I want you to take a good long look at your debt. Do you really know what it costs you to be in debt? Are you thinking that you can handle it or is it getting you down?
Once you start really analysing your debt position and the cost (to yourself) of having the debt, the results can be mind-numbingly shocking.
When you start out with debt, you believe you’re in control and you can quit at any time. As the months and the years roll past, this initial belief does not fade away. With every debt you incur, the mantra “I can afford this”, repeats itself in your subconscious until you wake up one morning and realise that you’re in over your head.
Debt has well and truly caught you in its trap. Debt has become a bad habit.
And just like any bad habit, debt requires as much hard work and discipline to shake. The first step in the process is to acknowledge that you have a problem – instead of turning a blind eye, hoping it will go away or thinking that you’ll get around to it some day in the future.
One of the motivators to setting your feet on the path to debt free living is to look at the real cost of that debt. What is it doing to you? Where does it hurt the most?
Most debts (the ones that make you cry into your morning coffee anyway) are the ones that are incurred for a period exceeding one year. You’ve probably seen or heard advertisements that go something like this:
Buy your new ’50 inch TV’ for this special one time limited offer today – 24 easy monthly instalments.
Beware – this is where you can fall into the deadliest trap of them all. The interest rates are usually above average and you’re stuck into a long term contract. Yes, getting your 50 inch TV with the 25,000 features sounds like a good idea because of the easy monthly payments; especially if you compare it to the one time lump sum payment. (By the way, using the ‘lump sum’ to ‘monthly payment’ comparison is a well known sales technique to separate you from your hard earned cash.)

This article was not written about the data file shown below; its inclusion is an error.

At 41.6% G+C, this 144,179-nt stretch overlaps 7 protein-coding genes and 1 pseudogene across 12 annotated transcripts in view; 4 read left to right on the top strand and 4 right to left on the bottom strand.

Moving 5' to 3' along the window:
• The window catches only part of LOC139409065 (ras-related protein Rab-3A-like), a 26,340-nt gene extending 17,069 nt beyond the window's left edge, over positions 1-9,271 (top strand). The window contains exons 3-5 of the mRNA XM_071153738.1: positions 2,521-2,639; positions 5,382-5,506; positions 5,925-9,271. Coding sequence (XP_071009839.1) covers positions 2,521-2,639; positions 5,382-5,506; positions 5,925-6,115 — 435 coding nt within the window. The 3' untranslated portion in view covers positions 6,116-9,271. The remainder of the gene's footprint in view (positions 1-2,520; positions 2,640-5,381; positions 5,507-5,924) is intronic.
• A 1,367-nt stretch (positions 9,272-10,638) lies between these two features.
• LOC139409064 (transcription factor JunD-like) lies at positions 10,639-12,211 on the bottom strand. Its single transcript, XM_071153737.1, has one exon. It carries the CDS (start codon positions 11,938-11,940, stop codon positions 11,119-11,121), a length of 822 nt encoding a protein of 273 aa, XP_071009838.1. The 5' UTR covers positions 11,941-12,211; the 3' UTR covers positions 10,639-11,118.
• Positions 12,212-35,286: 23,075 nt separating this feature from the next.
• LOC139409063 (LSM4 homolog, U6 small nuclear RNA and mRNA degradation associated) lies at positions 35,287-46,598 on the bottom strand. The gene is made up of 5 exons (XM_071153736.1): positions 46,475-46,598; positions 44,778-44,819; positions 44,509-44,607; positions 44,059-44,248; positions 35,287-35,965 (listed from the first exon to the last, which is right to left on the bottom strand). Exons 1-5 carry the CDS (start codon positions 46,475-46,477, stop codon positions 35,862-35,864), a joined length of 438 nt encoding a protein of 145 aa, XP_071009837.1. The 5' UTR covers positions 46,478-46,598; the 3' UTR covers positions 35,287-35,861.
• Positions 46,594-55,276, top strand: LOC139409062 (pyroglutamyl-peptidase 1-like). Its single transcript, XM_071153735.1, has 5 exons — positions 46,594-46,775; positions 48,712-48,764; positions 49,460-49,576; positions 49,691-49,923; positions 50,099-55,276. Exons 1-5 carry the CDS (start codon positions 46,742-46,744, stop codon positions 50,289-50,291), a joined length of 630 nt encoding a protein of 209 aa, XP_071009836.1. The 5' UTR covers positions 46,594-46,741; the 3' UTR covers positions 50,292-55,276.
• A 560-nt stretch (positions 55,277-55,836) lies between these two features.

Let’s take this out of the realm of philosophy with a real world example:
You borrow £ 10,000 to buy a new car. Over a 48 month period – that’s 4 years of monthly payments – you will be paying an additional £ 2,000 in interest. So, your £ 10,000 vehicle is actually costing you £ 12,000. The cost of that debt is a whopping £ 2,000. If you had taken that £ 2,000 and invested it over the same period, it could have grown to £ 3,000. Instead, it has disappeared into someone else’s pocket – never to be seen again.
This is where the lenders make their money. The longer they can have you in their clutches, the longer they can smile all the way to the bank and you groaning on the way to work.
Now I’m not saying that you shouldn’t have a car – it’s just an example of the REAL cost of debt. Sometimes debt is unavoidable, but as a species we’ve become too complacent about debt and we jump into it without thinking.
Your Magic Plastic (a.k.a. Credit Card) is another one of those fiendishly sneaky evils the banks developed to rid you of your money. If – and that’s a big if – you manage your credit card correctly and pay off the full amount at the end of each month, they can be great to have and smooth the little rough patches in life. But most of us only pay the minimum amount required each month – and that’s exactly what the banks want. It leaves you in the red and owing them money. Which gives them ample opportunity to apply the thumb screws. Remember, every month you’re in the red, you’re paying interest on the outstanding amount which gets added to your bill.
The big mistake we all make is to look at our monthly statement and say: “Hey, that’s not too bad. I can still afford my repayments. And I have some credit available to buy that 50 inch TV as well!” The problem arises when you battle to make your income stretch through the month because of the various different repayments you have to make.
It’s critically important that you start looking at the TOTAL COST of your debt over your lifetime. Once you’re over the shock and horror of how much of your hard earned cash is going up in smoke, you’ll be in a position to tackle the problem head on and take the path to debt free living.